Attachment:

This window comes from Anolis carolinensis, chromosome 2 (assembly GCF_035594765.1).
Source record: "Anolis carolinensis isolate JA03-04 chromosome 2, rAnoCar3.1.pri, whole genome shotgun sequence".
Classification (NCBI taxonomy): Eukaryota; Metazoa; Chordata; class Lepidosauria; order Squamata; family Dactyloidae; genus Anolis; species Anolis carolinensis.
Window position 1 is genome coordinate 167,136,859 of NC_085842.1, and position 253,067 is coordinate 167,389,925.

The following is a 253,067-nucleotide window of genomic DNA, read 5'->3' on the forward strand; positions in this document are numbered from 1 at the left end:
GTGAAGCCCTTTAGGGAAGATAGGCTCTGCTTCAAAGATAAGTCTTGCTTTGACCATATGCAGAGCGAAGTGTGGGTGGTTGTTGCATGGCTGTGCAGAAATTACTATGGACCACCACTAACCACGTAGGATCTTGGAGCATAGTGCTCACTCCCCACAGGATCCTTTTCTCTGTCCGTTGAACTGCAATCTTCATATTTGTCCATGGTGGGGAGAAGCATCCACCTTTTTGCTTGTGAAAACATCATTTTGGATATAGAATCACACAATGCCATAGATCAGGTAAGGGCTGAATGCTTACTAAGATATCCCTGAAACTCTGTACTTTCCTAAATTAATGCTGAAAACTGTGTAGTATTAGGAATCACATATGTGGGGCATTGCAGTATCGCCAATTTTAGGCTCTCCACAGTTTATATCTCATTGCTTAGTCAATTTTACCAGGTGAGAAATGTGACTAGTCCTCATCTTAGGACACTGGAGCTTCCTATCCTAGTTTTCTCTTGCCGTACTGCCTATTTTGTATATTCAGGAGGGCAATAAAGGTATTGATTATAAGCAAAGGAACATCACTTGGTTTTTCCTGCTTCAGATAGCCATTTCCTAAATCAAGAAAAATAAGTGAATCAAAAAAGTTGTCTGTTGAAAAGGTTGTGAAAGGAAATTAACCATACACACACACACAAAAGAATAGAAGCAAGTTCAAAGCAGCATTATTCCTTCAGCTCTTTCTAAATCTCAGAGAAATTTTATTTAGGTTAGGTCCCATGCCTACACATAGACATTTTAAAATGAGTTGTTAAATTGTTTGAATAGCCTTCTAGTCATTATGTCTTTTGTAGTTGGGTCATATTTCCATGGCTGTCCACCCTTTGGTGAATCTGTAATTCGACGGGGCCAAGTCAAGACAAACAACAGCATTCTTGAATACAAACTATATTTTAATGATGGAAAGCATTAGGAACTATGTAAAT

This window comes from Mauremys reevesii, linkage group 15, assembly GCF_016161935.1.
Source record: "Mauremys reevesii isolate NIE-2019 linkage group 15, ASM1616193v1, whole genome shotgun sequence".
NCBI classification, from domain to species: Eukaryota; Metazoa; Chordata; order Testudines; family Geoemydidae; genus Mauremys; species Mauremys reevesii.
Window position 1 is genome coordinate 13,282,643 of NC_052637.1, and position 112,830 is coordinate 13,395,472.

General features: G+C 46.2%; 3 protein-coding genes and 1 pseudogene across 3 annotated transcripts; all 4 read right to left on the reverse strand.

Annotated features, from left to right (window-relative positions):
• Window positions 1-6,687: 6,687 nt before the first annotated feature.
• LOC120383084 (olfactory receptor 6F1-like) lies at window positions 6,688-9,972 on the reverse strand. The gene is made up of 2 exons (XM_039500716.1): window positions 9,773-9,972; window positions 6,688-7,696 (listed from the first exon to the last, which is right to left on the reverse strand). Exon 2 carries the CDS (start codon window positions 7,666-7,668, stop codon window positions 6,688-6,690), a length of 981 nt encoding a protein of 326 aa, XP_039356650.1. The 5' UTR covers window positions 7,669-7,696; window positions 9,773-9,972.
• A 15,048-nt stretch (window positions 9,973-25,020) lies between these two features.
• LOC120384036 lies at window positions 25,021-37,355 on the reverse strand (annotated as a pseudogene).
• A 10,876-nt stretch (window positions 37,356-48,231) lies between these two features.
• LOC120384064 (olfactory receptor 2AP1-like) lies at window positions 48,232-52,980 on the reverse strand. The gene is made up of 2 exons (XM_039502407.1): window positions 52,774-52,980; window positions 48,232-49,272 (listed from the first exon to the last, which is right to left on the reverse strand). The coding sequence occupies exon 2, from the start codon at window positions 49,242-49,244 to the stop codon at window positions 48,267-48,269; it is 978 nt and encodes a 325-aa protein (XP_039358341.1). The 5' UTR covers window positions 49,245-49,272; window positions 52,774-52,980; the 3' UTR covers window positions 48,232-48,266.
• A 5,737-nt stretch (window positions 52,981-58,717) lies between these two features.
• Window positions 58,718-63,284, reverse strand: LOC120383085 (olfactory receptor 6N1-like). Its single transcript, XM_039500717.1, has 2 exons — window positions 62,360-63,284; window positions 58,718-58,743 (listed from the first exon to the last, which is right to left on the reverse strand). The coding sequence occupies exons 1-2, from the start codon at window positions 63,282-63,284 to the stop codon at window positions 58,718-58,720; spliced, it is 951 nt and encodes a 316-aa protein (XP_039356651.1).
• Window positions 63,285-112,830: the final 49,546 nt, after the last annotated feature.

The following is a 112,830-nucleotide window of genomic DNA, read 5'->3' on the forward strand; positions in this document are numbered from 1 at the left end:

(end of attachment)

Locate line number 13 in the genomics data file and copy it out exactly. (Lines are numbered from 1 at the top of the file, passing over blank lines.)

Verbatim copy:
• Window positions 1-6,687: 6,687 nt before the first annotated feature.